Green wheat field with cypress by Vincent Van Gogh

Green wheat field with cypress by Vincent Van Gogh

Van Gogh’s painting “A Green Wheat Field with Cypress” was written during his stay at St Paul’s Hospital for the mentally ill in Saint Remi, where he stayed for almost a year. In early June 1889, Dr. Peyron allowed the artist to go beyond the fence of the park and write around the monastery of St. Paul.

Van Gogh, yearning for “consoling art,” began to paint picturesque landscapes: olive groves, cypress trees, wheat-sowed fields. He especially liked the cypresses, lifting their crowns to the sky, similar to the tongues of a black wriggling flame.

Van Gogh almost always

introduced cypress into the image of the southern nature, saying that they are “the most characteristic feature of the Provencal landscape”. However, the researchers of the painter’s work explain such a predilection by the fact that these trees in the Mediterranean since ancient times were a sign of sorrow and death.

The paintings of 1888-1889 are endowed with a special symbolism of the images associated with the specific worldview of Van Gogh during this period. The artist divides the space of his paintings into two opposing and interacting worlds – “northern” and “southern”, and the interpretation of objects and flowers begins to obey this division. The south corresponds to night, top, death, cypress, black, dark blue and bright yellow tones. North – day, bottom, life, fields, green and blue colors.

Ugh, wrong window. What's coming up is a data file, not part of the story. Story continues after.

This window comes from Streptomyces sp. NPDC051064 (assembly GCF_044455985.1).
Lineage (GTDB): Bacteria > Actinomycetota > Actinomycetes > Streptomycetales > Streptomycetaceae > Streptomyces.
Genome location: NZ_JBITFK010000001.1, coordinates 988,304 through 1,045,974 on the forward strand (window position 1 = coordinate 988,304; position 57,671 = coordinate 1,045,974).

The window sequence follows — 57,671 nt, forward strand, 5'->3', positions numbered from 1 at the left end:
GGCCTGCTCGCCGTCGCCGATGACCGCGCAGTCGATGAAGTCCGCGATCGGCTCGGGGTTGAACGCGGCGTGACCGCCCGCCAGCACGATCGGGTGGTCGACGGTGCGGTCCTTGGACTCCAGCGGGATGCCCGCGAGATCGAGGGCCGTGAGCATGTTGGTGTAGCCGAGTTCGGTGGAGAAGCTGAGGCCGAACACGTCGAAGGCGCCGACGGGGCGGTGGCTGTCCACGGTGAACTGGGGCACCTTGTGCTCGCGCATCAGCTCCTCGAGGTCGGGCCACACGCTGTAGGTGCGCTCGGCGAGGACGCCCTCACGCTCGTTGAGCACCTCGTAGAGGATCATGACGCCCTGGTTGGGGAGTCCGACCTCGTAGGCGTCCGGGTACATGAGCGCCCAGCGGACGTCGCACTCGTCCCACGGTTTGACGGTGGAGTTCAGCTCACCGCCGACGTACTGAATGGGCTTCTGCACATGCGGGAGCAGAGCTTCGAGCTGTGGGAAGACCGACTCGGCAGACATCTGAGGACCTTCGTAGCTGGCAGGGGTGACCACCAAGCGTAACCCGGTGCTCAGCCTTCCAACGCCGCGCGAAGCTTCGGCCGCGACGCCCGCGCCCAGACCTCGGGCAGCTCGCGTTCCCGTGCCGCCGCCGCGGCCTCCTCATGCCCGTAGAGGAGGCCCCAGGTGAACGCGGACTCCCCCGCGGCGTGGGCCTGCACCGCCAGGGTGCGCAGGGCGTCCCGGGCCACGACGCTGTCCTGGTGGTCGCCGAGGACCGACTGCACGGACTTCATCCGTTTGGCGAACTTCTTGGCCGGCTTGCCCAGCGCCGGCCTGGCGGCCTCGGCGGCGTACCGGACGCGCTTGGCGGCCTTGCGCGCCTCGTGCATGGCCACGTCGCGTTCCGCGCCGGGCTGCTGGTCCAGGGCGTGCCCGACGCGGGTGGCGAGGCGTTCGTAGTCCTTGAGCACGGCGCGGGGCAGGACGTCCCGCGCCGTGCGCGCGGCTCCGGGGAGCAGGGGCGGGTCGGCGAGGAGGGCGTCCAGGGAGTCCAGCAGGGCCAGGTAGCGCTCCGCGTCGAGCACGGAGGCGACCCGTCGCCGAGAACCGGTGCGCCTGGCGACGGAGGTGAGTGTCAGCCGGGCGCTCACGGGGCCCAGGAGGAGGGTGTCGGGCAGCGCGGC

Most of these elements are present in the picture “Green wheat field with cypress”, for example, you can see how the dark silhouette of the cypress rises in the middle of the uneven wheat swaying from the wind. Ascending from the earth, it, like an ancient dispassionate monument, connects the trembling ocean of green, slightly touched with gold ears with a threatening severe sky.

A new semantic load changes the artist’s picturesque manner. Rejecting the classical lessons received in Arles, Van Gogh returns to the characteristic for his early work of expressiveness. The forms in the picture become dramatically emphasized, they are covered by a single movement, they are subject to a strained rhythm.

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